Short of it is that you need someone working on your side. You need someone familiar with all of the different situations to help you navigate the home purchase process.
My advice would be to 'interview' a few or attend some open houses and get a feel for an agent you are comfortable with. You could also ask others you know who have bought who they used for a referral.
It sounds like your main question is how you go about finding the best, most qualified professional to represent you in buying a home. I would recommend interviewing several buyer's agents or brokers. You want someone with experience who works regularly with buyers. I think it's wise to find one agent (or broker) who is a great fit for you and then work with that person exclusively. Technically you can work with more than one agent as long as you don't have a written representation agreement in place, but I think you will get the highest level of service when you hire one agent who is dedicated to helping you with your home search, negotiating the best deal, and guiding you through a smooth closing.
Approximately 80% of my business is with buyers. I give my buyers 110% of my time, attention and expertise. I do great work helping clients find the best homes in the best locations in my community. This is the start of my tenth year selling real estate as a top-producer in my community and so far not one of my buyer clients has lost their home to foreclosure or short sale. There are many really great buyer's agents out there who can truly make a difference in your home buying experience but those agents, like me, give that top-notch service to their dedicated buyers. I think it's in your best interest to find a great agent or broker and then work with him or her exclusively.
Best wishes to you in your home search!
This is a commonly misunderstood concept for non-real estate experienced people.
An agent is a state licensed sales person allowed to participate in the buying and selling of real property.
A broker is a state licensed individual allowed to participate in the buying and selling of real property AND have additional licensed persons working under their supervision buying and selling property for their company.
So, you can purchase property from either an agent or a broker. There are many real estate professionals that hold both the borker and agent license. As you consider your choices there are additional certifications that you may want to keep in mind that agents & brokers can obtain that are above and beyond regular licensing. Some examples are: GRI, ABR, ACRE, ACR, CRE, CRS, QSE, SRES. These additional training designations can greatly increase the cepth of knowledge an agent can draw from to provide services to their customers.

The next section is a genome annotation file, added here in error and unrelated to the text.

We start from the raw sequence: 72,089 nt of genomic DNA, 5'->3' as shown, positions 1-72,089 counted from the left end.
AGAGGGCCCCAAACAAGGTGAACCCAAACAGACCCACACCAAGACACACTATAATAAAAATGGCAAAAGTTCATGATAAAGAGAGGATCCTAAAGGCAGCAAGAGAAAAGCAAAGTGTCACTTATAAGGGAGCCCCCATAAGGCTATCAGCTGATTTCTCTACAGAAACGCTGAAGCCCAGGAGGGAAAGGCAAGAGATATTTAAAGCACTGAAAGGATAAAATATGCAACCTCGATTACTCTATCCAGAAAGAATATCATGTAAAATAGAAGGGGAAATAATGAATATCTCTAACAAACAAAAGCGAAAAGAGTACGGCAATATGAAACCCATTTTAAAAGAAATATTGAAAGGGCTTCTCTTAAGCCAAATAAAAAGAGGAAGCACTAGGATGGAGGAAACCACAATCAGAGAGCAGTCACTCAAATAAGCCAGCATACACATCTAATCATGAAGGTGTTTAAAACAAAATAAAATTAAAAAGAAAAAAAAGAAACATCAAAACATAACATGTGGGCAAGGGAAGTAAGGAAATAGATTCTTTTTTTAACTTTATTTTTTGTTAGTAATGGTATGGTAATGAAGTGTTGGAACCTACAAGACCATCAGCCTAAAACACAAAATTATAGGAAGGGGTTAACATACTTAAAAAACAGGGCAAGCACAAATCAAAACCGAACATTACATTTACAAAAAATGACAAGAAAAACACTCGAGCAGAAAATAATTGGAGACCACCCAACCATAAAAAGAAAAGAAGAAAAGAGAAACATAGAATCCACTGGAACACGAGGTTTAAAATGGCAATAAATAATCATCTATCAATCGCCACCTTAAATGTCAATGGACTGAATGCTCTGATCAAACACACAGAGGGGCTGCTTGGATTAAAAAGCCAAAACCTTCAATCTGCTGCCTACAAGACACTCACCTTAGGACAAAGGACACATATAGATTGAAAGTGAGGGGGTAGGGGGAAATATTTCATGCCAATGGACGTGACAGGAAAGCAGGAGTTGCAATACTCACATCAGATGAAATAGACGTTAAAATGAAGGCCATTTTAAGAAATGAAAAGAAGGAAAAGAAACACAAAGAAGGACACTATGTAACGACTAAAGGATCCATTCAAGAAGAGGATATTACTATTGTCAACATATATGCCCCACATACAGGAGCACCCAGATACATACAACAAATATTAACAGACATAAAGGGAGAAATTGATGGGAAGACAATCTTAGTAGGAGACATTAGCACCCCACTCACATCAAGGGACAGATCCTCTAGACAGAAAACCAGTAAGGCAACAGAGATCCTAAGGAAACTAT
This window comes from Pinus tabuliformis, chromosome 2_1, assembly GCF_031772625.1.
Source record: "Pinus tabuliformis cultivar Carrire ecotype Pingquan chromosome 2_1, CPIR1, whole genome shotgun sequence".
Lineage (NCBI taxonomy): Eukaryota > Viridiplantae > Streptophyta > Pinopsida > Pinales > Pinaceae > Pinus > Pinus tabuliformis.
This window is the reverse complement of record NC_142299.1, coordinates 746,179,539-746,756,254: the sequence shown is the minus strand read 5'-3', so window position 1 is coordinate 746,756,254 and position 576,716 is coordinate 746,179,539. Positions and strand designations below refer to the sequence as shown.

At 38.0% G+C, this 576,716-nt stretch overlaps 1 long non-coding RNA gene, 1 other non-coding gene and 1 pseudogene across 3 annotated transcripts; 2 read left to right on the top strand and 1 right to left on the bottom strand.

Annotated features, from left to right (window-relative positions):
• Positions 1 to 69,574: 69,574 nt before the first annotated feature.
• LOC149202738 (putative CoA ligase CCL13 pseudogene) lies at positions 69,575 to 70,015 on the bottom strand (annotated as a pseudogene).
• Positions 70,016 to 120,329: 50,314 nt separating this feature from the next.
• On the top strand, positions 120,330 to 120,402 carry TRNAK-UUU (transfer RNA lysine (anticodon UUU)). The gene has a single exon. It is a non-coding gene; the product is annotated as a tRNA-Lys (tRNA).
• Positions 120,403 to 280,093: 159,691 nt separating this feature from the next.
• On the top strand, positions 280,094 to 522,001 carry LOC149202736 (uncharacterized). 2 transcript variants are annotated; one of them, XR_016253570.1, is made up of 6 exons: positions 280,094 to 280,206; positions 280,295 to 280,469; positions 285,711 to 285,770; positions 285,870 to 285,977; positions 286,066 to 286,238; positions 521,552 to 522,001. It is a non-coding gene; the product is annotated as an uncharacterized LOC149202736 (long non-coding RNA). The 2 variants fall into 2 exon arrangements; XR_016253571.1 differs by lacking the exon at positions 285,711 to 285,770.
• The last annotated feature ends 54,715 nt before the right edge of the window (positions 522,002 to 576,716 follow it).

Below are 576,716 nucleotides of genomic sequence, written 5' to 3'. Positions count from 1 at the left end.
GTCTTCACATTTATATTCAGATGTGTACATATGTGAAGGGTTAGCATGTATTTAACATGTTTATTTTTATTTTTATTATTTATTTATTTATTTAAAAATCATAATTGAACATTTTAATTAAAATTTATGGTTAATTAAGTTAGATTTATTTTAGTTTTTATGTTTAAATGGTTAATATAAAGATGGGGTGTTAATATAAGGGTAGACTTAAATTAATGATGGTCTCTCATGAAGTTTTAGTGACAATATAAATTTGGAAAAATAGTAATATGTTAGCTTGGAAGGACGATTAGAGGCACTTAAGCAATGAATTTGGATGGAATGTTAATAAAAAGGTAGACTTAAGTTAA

Hope this is helpful,
By definition, an agent is a broker. Many salespersons who work for brokers also call themselves agents when they're really sub-agents. It's a muddy distinction in the industry. Here's a blog I wrote to clear it up: http://www.archershomes.com/2011/10/the-difference-between-a
All else being equal (experience, personality, professionalism, etc.), then a broker offers the advantage of closing deals faster than salespersons. Sometimes that makes the difference between winning a deal or getting a better price.
Yes, you can use two salespersons or brokers at the same time, as long as you haven't signed an exclusive arrangement with any one. Of course, if you're not committed to one broker, the broker tends to be less committed to you. So, there are mutual benefits to be gained through an exclusive.
The best advice that I can give to someone is to interview people no matter if they are licensed as a salesperson or a broker.
A broker of an office does have supervision over the agents in their office and sometimes the broker of the office does not even sell.
I am happy to recommend a couple of fantastic agents that I know in SF that you can talk to.
You can email me email@example.com or call me at 415-683-6950.
Broker Licensed by the California DRE 01507615